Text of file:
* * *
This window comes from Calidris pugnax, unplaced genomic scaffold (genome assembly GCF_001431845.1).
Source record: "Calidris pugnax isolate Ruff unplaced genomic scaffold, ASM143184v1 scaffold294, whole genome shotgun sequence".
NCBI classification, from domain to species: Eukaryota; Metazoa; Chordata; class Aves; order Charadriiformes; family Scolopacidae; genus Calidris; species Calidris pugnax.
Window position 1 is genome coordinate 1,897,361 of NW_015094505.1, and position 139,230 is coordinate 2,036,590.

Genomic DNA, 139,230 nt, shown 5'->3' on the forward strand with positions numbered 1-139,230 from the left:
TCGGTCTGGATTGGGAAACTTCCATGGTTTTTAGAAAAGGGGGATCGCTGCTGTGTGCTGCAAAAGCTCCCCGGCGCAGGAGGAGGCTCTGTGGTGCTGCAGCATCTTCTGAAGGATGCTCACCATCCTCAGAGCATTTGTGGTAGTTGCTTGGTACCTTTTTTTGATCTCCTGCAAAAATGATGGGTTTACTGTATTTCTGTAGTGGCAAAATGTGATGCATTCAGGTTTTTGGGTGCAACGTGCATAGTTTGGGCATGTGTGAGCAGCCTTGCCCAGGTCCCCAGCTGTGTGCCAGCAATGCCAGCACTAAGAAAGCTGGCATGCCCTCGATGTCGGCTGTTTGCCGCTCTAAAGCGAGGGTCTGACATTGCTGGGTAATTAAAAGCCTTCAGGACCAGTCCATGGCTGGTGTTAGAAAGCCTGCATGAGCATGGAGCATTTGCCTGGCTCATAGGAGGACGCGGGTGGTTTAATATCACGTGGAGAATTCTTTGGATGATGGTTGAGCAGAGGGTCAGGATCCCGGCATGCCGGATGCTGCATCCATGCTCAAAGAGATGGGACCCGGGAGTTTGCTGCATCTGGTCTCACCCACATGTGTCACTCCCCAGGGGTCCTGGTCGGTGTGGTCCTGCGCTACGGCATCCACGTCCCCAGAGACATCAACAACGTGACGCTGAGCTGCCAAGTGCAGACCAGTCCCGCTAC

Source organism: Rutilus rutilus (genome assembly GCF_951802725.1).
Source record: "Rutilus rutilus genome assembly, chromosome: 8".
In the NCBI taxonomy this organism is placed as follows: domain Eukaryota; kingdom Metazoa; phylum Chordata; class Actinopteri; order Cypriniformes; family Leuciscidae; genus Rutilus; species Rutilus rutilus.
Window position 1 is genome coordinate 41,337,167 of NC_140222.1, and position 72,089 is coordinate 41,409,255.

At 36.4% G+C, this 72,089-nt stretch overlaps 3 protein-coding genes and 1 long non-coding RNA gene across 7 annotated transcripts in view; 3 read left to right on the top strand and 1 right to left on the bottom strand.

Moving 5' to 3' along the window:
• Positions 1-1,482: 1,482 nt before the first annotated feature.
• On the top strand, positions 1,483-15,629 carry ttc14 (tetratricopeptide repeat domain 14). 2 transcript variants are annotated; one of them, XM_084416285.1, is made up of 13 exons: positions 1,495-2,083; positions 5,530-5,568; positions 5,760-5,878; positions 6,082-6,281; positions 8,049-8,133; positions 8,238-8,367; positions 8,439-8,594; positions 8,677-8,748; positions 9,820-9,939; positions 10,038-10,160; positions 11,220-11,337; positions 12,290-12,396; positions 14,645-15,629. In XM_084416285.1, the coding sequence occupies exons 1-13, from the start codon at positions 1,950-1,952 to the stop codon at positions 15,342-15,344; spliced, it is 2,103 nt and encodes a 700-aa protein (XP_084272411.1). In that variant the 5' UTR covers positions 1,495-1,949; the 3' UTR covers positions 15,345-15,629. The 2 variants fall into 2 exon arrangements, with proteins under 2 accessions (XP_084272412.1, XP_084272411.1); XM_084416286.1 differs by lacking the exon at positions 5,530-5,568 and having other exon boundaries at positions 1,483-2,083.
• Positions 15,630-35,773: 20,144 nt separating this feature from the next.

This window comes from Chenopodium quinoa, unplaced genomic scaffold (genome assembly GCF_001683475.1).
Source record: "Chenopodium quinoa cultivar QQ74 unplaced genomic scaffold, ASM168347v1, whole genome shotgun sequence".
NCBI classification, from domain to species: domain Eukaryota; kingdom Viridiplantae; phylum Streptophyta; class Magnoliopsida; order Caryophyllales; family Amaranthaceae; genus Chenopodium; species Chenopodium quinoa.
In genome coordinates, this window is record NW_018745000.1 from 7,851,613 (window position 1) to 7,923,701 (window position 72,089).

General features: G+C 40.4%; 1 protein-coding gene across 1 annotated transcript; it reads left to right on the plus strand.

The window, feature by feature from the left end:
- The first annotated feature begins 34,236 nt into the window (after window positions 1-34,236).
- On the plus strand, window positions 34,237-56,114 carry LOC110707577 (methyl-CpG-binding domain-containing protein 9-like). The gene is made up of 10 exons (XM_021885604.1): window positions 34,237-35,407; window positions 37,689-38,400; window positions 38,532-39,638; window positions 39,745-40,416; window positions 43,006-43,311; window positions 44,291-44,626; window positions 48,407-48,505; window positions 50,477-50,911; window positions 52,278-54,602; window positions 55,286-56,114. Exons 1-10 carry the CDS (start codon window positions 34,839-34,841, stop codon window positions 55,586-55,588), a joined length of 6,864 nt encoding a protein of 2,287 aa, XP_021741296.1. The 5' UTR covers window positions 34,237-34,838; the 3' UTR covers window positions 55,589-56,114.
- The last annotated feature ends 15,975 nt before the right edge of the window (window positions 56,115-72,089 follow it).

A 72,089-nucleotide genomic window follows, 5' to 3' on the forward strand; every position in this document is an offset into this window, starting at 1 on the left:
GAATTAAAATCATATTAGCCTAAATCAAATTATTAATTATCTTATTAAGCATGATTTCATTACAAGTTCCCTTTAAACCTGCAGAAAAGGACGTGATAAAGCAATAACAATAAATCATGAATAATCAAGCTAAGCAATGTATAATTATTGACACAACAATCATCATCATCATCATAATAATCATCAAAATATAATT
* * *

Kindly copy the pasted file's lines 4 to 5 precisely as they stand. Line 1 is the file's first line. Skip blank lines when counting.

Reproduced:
Window position 1 is genome coordinate 1,897,361 of NW_015094505.1, and position 139,230 is coordinate 2,036,590.

Genomic DNA, 139,230 nt, shown 5'->3' on the forward strand with positions numbered 1-139,230 from the left: